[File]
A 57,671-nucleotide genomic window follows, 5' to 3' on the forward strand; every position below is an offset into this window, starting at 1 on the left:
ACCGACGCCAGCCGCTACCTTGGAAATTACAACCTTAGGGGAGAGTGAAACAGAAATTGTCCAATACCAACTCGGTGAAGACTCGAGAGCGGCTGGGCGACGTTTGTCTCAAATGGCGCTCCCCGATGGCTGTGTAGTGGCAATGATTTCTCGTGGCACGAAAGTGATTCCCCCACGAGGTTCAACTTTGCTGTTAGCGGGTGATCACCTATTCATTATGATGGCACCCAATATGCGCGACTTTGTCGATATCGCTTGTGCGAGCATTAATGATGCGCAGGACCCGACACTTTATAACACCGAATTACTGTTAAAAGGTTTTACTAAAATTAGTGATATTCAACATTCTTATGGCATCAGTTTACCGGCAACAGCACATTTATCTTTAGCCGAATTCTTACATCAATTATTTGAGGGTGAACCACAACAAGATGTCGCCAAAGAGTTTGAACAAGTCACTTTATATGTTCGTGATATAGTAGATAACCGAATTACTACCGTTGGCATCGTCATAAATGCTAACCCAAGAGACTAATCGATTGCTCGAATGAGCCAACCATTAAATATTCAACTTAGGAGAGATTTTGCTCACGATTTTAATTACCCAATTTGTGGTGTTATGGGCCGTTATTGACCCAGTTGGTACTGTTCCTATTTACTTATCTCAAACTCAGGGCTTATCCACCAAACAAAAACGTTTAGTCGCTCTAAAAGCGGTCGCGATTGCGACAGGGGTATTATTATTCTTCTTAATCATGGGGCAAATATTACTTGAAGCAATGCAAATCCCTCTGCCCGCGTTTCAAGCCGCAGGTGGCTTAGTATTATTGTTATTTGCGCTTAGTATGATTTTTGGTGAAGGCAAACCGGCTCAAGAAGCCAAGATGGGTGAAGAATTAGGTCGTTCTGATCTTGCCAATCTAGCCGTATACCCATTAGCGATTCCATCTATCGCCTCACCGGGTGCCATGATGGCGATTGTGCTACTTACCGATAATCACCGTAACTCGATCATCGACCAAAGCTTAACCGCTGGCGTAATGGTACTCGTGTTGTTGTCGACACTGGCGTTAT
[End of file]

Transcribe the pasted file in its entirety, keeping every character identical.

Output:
A 57,671-nucleotide genomic window follows, 5' to 3' on the forward strand; every position below is an offset into this window, starting at 1 on the left:
ACCGACGCCAGCCGCTACCTTGGAAATTACAACCTTAGGGGAGAGTGAAACAGAAATTGTCCAATACCAACTCGGTGAAGACTCGAGAGCGGCTGGGCGACGTTTGTCTCAAATGGCGCTCCCCGATGGCTGTGTAGTGGCAATGATTTCTCGTGGCACGAAAGTGATTCCCCCACGAGGTTCAACTTTGCTGTTAGCGGGTGATCACCTATTCATTATGATGGCACCCAATATGCGCGACTTTGTCGATATCGCTTGTGCGAGCATTAATGATGCGCAGGACCCGACACTTTATAACACCGAATTACTGTTAAAAGGTTTTACTAAAATTAGTGATATTCAACATTCTTATGGCATCAGTTTACCGGCAACAGCACATTTATCTTTAGCCGAATTCTTACATCAATTATTTGAGGGTGAACCACAACAAGATGTCGCCAAAGAGTTTGAACAAGTCACTTTATATGTTCGTGATATAGTAGATAACCGAATTACTACCGTTGGCATCGTCATAAATGCTAACCCAAGAGACTAATCGATTGCTCGAATGAGCCAACCATTAAATATTCAACTTAGGAGAGATTTTGCTCACGATTTTAATTACCCAATTTGTGGTGTTATGGGCCGTTATTGACCCAGTTGGTACTGTTCCTATTTACTTATCTCAAACTCAGGGCTTATCCACCAAACAAAAACGTTTAGTCGCTCTAAAAGCGGTCGCGATTGCGACAGGGGTATTATTATTCTTCTTAATCATGGGGCAAATATTACTTGAAGCAATGCAAATCCCTCTGCCCGCGTTTCAAGCCGCAGGTGGCTTAGTATTATTGTTATTTGCGCTTAGTATGATTTTTGGTGAAGGCAAACCGGCTCAAGAAGCCAAGATGGGTGAAGAATTAGGTCGTTCTGATCTTGCCAATCTAGCCGTATACCCATTAGCGATTCCATCTATCGCCTCACCGGGTGCCATGATGGCGATTGTGCTACTTACCGATAATCACCGTAACTCGATCATCGACCAAAGCTTAACCGCTGGCGTAATGGTACTCGTGTTGTTGTCGACACTGGCGTTAT